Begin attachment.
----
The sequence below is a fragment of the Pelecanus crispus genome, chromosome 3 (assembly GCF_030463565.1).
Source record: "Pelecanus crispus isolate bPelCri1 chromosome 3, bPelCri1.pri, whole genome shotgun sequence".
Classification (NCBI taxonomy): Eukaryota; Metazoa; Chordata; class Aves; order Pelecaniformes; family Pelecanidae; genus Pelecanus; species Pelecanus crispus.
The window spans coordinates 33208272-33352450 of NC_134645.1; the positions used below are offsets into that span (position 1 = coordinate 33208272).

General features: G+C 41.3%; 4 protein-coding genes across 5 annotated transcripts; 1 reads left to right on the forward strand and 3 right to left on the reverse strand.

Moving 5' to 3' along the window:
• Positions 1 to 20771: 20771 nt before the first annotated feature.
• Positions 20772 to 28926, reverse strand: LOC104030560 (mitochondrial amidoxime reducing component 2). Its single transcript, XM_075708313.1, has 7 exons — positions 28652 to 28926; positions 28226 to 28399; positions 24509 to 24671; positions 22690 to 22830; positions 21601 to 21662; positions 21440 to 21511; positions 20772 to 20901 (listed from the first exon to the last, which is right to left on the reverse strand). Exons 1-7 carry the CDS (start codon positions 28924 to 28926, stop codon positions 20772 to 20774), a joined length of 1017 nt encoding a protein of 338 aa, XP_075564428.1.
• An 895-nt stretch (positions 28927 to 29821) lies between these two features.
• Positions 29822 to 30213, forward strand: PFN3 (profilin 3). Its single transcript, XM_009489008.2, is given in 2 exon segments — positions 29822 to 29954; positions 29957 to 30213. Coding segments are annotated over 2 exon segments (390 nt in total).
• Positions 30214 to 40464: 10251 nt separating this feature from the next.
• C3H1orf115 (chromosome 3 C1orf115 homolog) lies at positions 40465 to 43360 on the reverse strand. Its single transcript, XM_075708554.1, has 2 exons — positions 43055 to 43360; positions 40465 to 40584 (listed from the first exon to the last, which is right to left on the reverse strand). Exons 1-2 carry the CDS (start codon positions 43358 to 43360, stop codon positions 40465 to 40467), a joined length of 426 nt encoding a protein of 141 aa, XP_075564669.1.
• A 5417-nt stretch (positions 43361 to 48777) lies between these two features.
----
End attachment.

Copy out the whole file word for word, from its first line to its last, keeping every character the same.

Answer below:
The sequence below is a fragment of the Pelecanus crispus genome, chromosome 3 (assembly GCF_030463565.1).
Source record: "Pelecanus crispus isolate bPelCri1 chromosome 3, bPelCri1.pri, whole genome shotgun sequence".
Classification (NCBI taxonomy): Eukaryota; Metazoa; Chordata; class Aves; order Pelecaniformes; family Pelecanidae; genus Pelecanus; species Pelecanus crispus.
The window spans coordinates 33208272-33352450 of NC_134645.1; the positions used below are offsets into that span (position 1 = coordinate 33208272).

General features: G+C 41.3%; 4 protein-coding genes across 5 annotated transcripts; 1 reads left to right on the forward strand and 3 right to left on the reverse strand.

Moving 5' to 3' along the window:
• Positions 1 to 20771: 20771 nt before the first annotated feature.
• Positions 20772 to 28926, reverse strand: LOC104030560 (mitochondrial amidoxime reducing component 2). Its single transcript, XM_075708313.1, has 7 exons — positions 28652 to 28926; positions 28226 to 28399; positions 24509 to 24671; positions 22690 to 22830; positions 21601 to 21662; positions 21440 to 21511; positions 20772 to 20901 (listed from the first exon to the last, which is right to left on the reverse strand). Exons 1-7 carry the CDS (start codon positions 28924 to 28926, stop codon positions 20772 to 20774), a joined length of 1017 nt encoding a protein of 338 aa, XP_075564428.1.
• An 895-nt stretch (positions 28927 to 29821) lies between these two features.
• Positions 29822 to 30213, forward strand: PFN3 (profilin 3). Its single transcript, XM_009489008.2, is given in 2 exon segments — positions 29822 to 29954; positions 29957 to 30213. Coding segments are annotated over 2 exon segments (390 nt in total).
• Positions 30214 to 40464: 10251 nt separating this feature from the next.
• C3H1orf115 (chromosome 3 C1orf115 homolog) lies at positions 40465 to 43360 on the reverse strand. Its single transcript, XM_075708554.1, has 2 exons — positions 43055 to 43360; positions 40465 to 40584 (listed from the first exon to the last, which is right to left on the reverse strand). Exons 1-2 carry the CDS (start codon positions 43358 to 43360, stop codon positions 40465 to 40467), a joined length of 426 nt encoding a protein of 141 aa, XP_075564669.1.
• A 5417-nt stretch (positions 43361 to 48777) lies between these two features.